They are men of letters, so some of this novel is communicated in letters, communiques, etc.

A report from a miner leads Crow to suspect some of the CCD are coming for some of their eggs, to hatch them! The aforementioned miner had some, as does Crow.

Crow has a significant library of the occult, a partially translated Necronomicon, among other things, and works out neither he nor his friend are safe where they are, so they repair to a houseboat he has access to.

A Shoggoth attacks, and luckily they have defenses enough, with the aid of some new arrivals, who it appears are from the Wilmarth Foundation, from Miskatonic University.

They, in an organised fashion, do what Crow and Marigny dabble in, and invite them to take part. They are pretty much completely focused on the Cthulhu deities, vast alien intelligences, and their underlings.

This is quite short, and a set up for more, but explains how some of the Old Ones, like Azathoth, are actually terms for the nuclear force, or communication, as opposed to actual physical beings like Cthulhu, which is an interesting twist.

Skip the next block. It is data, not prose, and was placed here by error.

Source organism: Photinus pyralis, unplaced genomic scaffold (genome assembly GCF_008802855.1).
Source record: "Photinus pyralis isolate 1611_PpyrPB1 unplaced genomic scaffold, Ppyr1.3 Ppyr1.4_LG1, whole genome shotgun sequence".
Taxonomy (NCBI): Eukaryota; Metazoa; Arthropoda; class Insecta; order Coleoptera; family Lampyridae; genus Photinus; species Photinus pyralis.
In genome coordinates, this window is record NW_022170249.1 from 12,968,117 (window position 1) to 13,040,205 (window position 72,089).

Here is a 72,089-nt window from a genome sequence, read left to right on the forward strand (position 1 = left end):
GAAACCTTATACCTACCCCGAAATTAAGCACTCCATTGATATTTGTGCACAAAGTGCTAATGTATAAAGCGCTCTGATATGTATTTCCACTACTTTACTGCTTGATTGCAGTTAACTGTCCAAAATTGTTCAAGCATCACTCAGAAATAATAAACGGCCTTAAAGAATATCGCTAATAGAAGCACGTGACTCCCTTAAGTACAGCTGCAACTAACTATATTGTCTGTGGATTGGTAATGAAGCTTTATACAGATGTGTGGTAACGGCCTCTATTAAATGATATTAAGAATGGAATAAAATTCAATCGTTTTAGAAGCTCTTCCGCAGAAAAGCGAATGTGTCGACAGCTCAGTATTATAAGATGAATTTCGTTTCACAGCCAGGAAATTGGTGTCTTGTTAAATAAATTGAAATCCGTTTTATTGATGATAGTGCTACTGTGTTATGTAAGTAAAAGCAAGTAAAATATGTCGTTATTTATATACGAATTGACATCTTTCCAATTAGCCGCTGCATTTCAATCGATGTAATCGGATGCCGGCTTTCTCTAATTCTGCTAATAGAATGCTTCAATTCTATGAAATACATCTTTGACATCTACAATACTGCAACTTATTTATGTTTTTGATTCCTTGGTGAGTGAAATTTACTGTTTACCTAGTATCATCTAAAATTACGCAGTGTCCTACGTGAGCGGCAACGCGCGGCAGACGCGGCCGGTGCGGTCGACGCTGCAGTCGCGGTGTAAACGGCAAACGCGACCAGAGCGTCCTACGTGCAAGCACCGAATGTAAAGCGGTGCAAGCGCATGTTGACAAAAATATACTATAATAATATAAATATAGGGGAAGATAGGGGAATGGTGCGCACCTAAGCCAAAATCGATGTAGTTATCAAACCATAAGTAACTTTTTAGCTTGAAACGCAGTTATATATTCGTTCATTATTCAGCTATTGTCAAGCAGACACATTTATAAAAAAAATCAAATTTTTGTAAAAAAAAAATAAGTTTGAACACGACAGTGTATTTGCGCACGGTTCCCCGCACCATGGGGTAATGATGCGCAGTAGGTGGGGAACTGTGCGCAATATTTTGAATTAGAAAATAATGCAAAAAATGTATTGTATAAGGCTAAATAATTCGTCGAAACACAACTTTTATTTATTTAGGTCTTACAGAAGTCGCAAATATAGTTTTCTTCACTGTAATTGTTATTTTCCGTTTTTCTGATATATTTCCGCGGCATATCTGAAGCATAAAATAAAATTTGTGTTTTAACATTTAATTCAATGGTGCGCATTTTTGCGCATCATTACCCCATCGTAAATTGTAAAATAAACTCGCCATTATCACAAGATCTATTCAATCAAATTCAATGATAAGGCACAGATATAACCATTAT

Some adventuring and endeavouring to limit the Cthulhu presence in the UK ensues, and it is not without casualties.

After a time, they grow ambivalent, and less watchful, and Cthulhu gets sneakier, so at the end, we find Crow and de Marigny under siege, trying to find a desperate escape via an ancient travel device.
4 人中、4人の方が、「このレビューが参考になった」と投票しています。
5つ星のうち 4.0 A Worthy Successor to Lovecraft 2000/4/12
投稿者 カスタマー - (Amazon.com)
形式: ハードカバー
I have always enjoyed reading Lovecraft and was very sad when I had read all of his published works. Having discovered Brian Lumley, I find that I continue to get that same feeling with each of his stories. In The Burrowers Beneath, Brian Lumley moves from a Lovecraft imitator to a successor to Lovecraft. Having written many stories which invoke the Lovecraftian feelings of cosmic horror and ineffectiveness of man to combat evil, in this novel Lumley takes the "Cthulhu Mythos" in his own direction. For the first time we see mankind fighting back in an organized and effective manner. There is more of a science fiction feel introduced in The Burrowers Beneath, which continues in the next book in the series, The Transition of Titus Crow. If you like Lovecraft, you'll like The Burrowers Beneath.
これらのレビューは参考になりましたか? ご意見はクチコミでお聞かせください。

関連商品を探す